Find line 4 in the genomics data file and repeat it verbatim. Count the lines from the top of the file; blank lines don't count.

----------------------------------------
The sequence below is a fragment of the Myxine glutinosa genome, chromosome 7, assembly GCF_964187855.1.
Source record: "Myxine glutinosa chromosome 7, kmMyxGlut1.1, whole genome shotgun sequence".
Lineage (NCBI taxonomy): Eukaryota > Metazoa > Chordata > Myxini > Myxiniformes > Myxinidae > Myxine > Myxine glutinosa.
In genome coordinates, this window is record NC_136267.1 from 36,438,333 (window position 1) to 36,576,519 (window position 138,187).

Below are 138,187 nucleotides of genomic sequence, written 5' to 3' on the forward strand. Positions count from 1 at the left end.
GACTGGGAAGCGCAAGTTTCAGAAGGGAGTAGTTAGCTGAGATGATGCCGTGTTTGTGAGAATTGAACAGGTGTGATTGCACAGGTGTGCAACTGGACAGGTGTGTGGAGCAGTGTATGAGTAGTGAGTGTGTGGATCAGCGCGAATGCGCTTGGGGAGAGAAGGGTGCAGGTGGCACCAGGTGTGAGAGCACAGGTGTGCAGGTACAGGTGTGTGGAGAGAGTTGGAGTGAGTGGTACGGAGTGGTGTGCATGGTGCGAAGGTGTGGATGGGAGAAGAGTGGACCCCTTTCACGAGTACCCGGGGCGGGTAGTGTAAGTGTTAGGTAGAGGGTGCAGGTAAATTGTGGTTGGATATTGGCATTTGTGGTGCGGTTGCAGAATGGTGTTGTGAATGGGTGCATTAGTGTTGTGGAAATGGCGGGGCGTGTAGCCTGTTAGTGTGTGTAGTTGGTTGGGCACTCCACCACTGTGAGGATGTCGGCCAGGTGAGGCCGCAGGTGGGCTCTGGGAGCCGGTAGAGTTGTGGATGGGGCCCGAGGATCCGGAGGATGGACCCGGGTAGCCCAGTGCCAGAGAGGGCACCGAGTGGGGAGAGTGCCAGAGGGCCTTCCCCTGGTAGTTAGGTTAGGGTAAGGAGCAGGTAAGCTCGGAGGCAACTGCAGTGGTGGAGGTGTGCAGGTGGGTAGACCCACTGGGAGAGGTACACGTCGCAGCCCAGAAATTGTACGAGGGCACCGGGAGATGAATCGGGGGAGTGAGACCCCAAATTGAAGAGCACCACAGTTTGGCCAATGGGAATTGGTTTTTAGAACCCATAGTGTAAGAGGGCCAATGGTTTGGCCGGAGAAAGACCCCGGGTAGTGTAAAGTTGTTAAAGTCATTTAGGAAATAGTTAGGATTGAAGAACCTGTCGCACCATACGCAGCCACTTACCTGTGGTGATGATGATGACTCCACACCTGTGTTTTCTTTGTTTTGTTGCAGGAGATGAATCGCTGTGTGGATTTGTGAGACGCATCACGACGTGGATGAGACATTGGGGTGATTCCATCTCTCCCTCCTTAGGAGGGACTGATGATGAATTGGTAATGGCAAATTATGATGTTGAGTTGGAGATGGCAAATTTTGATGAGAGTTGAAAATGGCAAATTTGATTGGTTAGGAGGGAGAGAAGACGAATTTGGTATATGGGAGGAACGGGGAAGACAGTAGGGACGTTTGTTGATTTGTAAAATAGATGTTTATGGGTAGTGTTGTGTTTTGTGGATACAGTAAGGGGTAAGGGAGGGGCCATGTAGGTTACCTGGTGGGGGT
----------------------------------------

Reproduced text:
In genome coordinates, this window is record NC_136267.1 from 36,438,333 (window position 1) to 36,576,519 (window position 138,187).